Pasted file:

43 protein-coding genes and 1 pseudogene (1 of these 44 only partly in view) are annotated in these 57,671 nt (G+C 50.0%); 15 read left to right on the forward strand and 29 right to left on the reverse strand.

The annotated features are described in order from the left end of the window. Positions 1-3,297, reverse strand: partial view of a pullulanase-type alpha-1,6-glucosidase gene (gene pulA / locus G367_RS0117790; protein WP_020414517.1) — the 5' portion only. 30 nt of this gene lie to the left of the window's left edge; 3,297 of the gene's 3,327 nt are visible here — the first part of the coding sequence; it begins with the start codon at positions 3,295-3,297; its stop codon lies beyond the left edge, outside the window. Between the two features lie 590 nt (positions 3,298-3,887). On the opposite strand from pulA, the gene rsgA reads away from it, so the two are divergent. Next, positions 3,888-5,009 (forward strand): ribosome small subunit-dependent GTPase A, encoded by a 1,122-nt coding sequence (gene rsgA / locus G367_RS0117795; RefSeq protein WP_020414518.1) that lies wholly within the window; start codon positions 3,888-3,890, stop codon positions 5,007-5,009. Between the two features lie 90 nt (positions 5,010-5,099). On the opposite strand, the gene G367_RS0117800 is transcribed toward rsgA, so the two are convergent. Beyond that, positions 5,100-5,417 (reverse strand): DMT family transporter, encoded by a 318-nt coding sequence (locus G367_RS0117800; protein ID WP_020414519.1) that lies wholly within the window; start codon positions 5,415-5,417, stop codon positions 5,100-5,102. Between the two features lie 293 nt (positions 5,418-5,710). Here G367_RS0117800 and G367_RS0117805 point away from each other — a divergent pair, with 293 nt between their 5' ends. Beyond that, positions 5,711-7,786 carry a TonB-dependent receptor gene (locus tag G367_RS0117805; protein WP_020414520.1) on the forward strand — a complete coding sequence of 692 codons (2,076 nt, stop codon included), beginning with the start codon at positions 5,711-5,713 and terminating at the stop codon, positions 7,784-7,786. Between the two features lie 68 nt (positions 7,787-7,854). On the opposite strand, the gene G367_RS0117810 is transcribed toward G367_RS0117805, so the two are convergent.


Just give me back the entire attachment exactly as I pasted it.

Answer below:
43 protein-coding genes and 1 pseudogene (1 of these 44 only partly in view) are annotated in these 57,671 nt (G+C 50.0%); 15 read left to right on the forward strand and 29 right to left on the reverse strand.

The annotated features are described in order from the left end of the window. Positions 1-3,297, reverse strand: partial view of a pullulanase-type alpha-1,6-glucosidase gene (gene pulA / locus G367_RS0117790; protein WP_020414517.1) — the 5' portion only. 30 nt of this gene lie to the left of the window's left edge; 3,297 of the gene's 3,327 nt are visible here — the first part of the coding sequence; it begins with the start codon at positions 3,295-3,297; its stop codon lies beyond the left edge, outside the window. Between the two features lie 590 nt (positions 3,298-3,887). On the opposite strand from pulA, the gene rsgA reads away from it, so the two are divergent. Next, positions 3,888-5,009 (forward strand): ribosome small subunit-dependent GTPase A, encoded by a 1,122-nt coding sequence (gene rsgA / locus G367_RS0117795; RefSeq protein WP_020414518.1) that lies wholly within the window; start codon positions 3,888-3,890, stop codon positions 5,007-5,009. Between the two features lie 90 nt (positions 5,010-5,099). On the opposite strand, the gene G367_RS0117800 is transcribed toward rsgA, so the two are convergent. Beyond that, positions 5,100-5,417 (reverse strand): DMT family transporter, encoded by a 318-nt coding sequence (locus G367_RS0117800; protein ID WP_020414519.1) that lies wholly within the window; start codon positions 5,415-5,417, stop codon positions 5,100-5,102. Between the two features lie 293 nt (positions 5,418-5,710). Here G367_RS0117800 and G367_RS0117805 point away from each other — a divergent pair, with 293 nt between their 5' ends. Beyond that, positions 5,711-7,786 carry a TonB-dependent receptor gene (locus tag G367_RS0117805; protein WP_020414520.1) on the forward strand — a complete coding sequence of 692 codons (2,076 nt, stop codon included), beginning with the start codon at positions 5,711-5,713 and terminating at the stop codon, positions 7,784-7,786. Between the two features lie 68 nt (positions 7,787-7,854). On the opposite strand, the gene G367_RS0117810 is transcribed toward G367_RS0117805, so the two are convergent.